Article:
In their subanalysis, Newman and colleagues evaluated both traditional risk factors (eg, diabetes, hypertension, and smoking) and newly identified risk factors (eg, hemostatic factors, inflammatory markers, exposure to infectious agents, and genetic determinants) for dementia. They noted that, although the risk of AD was higher in those with CVD, the higher risk can be attributed in part to other dementia risk factors that were concurrently present in these patients.

Comorbid Conditions in Patients With AD Vary According to Race

Edward Zamrini, MD, University of Alabama at Birmingham, and colleagues,[9] conducted 2 separate analyses that compared black patients and white patients with probable AD to determine whether the black subjects were more predisposed to certain medical comorbidities than a similar cohort of white patients and vice versa.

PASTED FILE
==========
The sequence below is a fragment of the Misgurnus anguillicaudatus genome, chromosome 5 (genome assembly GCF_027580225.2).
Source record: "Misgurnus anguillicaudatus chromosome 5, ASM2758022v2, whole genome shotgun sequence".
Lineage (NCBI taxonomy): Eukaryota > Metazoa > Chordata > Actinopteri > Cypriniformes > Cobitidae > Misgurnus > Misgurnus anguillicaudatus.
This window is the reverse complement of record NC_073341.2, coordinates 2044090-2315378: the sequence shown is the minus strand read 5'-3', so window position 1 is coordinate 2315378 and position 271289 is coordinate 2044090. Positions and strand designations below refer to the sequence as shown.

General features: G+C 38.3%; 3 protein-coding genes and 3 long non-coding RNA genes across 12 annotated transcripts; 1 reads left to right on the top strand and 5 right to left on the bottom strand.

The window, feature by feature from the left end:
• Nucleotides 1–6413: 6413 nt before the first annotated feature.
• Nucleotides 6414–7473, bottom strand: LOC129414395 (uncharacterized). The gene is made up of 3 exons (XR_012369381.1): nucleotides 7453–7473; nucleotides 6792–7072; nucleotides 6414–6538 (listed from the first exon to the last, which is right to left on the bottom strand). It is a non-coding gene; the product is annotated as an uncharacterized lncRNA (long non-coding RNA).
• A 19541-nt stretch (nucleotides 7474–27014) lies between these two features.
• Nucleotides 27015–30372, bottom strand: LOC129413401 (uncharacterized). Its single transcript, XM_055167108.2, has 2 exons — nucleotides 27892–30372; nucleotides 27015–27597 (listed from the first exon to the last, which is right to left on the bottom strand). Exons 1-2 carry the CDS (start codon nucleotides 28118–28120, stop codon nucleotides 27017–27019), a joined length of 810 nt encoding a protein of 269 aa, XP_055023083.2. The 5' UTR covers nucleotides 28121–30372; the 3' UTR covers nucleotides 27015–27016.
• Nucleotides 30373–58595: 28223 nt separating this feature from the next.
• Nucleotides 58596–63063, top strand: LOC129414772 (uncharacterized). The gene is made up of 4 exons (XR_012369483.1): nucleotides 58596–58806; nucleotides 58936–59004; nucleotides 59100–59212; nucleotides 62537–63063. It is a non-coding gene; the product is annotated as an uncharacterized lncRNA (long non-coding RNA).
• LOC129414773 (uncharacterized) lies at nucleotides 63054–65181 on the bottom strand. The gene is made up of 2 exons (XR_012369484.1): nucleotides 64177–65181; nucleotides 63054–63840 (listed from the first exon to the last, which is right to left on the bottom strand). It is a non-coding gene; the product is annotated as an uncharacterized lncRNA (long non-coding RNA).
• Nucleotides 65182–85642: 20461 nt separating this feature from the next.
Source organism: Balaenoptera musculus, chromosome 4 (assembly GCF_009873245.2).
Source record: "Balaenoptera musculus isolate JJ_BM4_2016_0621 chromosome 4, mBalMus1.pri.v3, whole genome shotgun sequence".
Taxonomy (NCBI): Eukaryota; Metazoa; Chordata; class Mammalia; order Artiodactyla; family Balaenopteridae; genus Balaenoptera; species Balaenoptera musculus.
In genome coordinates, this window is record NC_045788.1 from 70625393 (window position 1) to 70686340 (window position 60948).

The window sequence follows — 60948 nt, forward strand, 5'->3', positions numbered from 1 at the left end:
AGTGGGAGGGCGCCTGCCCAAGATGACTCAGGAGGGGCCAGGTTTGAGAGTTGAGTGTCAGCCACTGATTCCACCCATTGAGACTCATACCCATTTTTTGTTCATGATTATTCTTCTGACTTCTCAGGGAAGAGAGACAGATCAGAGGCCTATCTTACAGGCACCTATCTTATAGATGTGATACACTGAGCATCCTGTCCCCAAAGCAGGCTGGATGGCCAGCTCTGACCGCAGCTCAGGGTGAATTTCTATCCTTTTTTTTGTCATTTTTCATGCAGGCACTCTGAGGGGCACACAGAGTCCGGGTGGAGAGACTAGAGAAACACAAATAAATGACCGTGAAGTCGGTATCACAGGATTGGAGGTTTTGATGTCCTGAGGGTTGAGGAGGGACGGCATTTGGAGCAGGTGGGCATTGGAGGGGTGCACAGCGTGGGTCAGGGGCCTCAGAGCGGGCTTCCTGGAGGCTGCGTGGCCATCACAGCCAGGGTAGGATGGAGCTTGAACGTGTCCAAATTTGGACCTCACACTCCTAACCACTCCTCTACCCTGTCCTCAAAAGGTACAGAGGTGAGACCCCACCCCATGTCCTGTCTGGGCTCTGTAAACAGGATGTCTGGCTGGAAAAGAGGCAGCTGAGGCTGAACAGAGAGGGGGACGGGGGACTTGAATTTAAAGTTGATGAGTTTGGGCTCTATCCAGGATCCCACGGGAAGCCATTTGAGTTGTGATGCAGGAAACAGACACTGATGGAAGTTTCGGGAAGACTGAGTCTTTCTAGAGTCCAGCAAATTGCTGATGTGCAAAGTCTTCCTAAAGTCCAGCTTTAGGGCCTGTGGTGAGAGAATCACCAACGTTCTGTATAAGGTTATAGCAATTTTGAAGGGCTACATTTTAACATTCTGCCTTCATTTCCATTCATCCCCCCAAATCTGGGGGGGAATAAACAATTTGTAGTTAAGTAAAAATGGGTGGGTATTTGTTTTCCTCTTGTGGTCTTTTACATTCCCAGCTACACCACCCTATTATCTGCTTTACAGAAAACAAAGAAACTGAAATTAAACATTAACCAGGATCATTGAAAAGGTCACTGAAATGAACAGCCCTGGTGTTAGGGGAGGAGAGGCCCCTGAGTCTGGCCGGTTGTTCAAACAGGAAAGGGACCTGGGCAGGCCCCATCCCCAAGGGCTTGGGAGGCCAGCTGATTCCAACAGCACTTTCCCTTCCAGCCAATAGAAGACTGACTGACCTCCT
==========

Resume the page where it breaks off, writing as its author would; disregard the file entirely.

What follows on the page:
In the first analysis, 166 black patients (41 men and 125 women) and 166 white patients (41 men and 125 women) were matched according to their compatibility on 4 variables thought to be important in influencing other medical illnesses: age at presentation to the clinic, age at AD onset, duration of illness, and Mini-Mental State Examination (MMSE) scores. In the second analysis, investigators randomly chose 167 white probable AD patients for comparison against the 167 previously selected black patients with probable AD.